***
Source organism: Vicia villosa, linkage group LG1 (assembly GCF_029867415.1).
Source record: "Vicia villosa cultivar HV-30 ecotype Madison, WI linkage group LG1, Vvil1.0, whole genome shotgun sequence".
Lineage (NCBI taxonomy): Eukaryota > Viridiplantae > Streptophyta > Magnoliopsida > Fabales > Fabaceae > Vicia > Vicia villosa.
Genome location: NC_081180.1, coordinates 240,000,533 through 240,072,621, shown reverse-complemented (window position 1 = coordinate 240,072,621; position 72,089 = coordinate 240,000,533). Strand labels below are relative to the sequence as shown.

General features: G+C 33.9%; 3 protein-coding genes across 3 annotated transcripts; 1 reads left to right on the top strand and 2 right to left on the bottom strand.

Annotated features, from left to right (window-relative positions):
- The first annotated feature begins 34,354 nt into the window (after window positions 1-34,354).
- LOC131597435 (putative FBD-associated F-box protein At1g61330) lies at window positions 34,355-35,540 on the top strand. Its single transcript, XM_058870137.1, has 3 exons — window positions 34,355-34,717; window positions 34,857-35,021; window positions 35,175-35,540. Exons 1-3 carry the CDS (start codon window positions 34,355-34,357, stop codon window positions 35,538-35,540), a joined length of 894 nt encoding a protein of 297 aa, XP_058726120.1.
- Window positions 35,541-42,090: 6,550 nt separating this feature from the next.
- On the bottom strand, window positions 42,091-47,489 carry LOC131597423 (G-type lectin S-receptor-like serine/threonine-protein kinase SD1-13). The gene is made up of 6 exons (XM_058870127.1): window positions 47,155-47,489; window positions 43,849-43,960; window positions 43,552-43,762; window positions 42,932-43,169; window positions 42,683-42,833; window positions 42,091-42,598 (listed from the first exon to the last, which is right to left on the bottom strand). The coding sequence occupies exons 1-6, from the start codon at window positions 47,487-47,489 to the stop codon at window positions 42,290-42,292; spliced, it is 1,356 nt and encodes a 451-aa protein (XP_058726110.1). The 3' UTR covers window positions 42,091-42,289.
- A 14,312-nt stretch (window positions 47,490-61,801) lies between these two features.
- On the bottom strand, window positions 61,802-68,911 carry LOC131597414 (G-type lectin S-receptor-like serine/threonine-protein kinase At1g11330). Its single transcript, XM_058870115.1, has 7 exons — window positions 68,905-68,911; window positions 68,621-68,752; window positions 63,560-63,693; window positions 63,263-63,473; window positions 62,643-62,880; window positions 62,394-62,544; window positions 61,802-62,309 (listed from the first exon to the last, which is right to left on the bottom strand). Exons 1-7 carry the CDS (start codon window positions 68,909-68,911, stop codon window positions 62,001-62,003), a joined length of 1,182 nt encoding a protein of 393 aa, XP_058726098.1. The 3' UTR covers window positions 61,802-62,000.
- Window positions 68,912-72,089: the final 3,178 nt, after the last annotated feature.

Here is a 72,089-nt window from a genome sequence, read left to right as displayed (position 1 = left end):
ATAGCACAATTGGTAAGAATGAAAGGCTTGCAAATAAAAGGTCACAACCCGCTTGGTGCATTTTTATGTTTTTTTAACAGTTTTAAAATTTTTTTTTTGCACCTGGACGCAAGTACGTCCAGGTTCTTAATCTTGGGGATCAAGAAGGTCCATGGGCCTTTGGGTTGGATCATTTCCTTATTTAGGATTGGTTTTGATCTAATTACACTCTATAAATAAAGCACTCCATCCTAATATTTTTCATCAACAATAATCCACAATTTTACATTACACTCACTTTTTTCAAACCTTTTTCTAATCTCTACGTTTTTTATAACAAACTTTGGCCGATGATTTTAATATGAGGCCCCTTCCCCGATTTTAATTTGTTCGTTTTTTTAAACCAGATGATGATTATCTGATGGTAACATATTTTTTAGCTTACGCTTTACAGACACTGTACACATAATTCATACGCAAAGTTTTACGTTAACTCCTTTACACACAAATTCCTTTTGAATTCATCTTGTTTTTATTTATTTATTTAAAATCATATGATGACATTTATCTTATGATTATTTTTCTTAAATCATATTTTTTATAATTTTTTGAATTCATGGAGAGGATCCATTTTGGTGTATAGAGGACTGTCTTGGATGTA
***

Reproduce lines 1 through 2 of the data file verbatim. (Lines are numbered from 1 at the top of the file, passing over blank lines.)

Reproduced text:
Source organism: Vicia villosa, linkage group LG1 (assembly GCF_029867415.1).
Source record: "Vicia villosa cultivar HV-30 ecotype Madison, WI linkage group LG1, Vvil1.0, whole genome shotgun sequence".